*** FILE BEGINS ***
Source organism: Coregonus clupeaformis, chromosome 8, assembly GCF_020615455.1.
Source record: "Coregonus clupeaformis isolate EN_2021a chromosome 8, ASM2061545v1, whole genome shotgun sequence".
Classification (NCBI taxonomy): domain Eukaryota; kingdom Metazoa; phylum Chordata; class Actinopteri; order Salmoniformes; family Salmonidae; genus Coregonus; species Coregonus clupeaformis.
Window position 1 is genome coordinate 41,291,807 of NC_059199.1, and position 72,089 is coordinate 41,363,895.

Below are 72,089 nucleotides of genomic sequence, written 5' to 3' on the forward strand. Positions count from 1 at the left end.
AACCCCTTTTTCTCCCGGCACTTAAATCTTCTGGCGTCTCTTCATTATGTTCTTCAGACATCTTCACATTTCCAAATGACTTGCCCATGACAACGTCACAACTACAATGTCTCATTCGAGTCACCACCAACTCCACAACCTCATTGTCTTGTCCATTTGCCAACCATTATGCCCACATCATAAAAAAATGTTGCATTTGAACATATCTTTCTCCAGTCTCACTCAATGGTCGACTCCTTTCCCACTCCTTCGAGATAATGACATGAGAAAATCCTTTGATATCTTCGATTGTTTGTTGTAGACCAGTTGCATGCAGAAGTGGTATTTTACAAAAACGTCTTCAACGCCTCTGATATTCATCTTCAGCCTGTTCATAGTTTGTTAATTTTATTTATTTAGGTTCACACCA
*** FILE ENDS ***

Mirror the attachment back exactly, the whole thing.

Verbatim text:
Source organism: Coregonus clupeaformis, chromosome 8, assembly GCF_020615455.1.
Source record: "Coregonus clupeaformis isolate EN_2021a chromosome 8, ASM2061545v1, whole genome shotgun sequence".
Classification (NCBI taxonomy): domain Eukaryota; kingdom Metazoa; phylum Chordata; class Actinopteri; order Salmoniformes; family Salmonidae; genus Coregonus; species Coregonus clupeaformis.
Window position 1 is genome coordinate 41,291,807 of NC_059199.1, and position 72,089 is coordinate 41,363,895.

Below are 72,089 nucleotides of genomic sequence, written 5' to 3' on the forward strand. Positions count from 1 at the left end.
AACCCCTTTTTCTCCCGGCACTTAAATCTTCTGGCGTCTCTTCATTATGTTCTTCAGACATCTTCACATTTCCAAATGACTTGCCCATGACAACGTCACAACTACAATGTCTCATTCGAGTCACCACCAACTCCACAACCTCATTGTCTTGTCCATTTGCCAACCATTATGCCCACATCATAAAAAAATGTTGCATTTGAACATATCTTTCTCCAGTCTCACTCAATGGTCGACTCCTTTCCCACTCCTTCGAGATAATGACATGAGAAAATCCTTTGATATCTTCGATTGTTTGTTGTAGACCAGTTGCATGCAGAAGTGGTATTTTACAAAAACGTCTTCAACGCCTCTGATATTCATCTTCAGCCTGTTCATAGTTTGTTAATTTTATTTATTTAGGTTCACACCA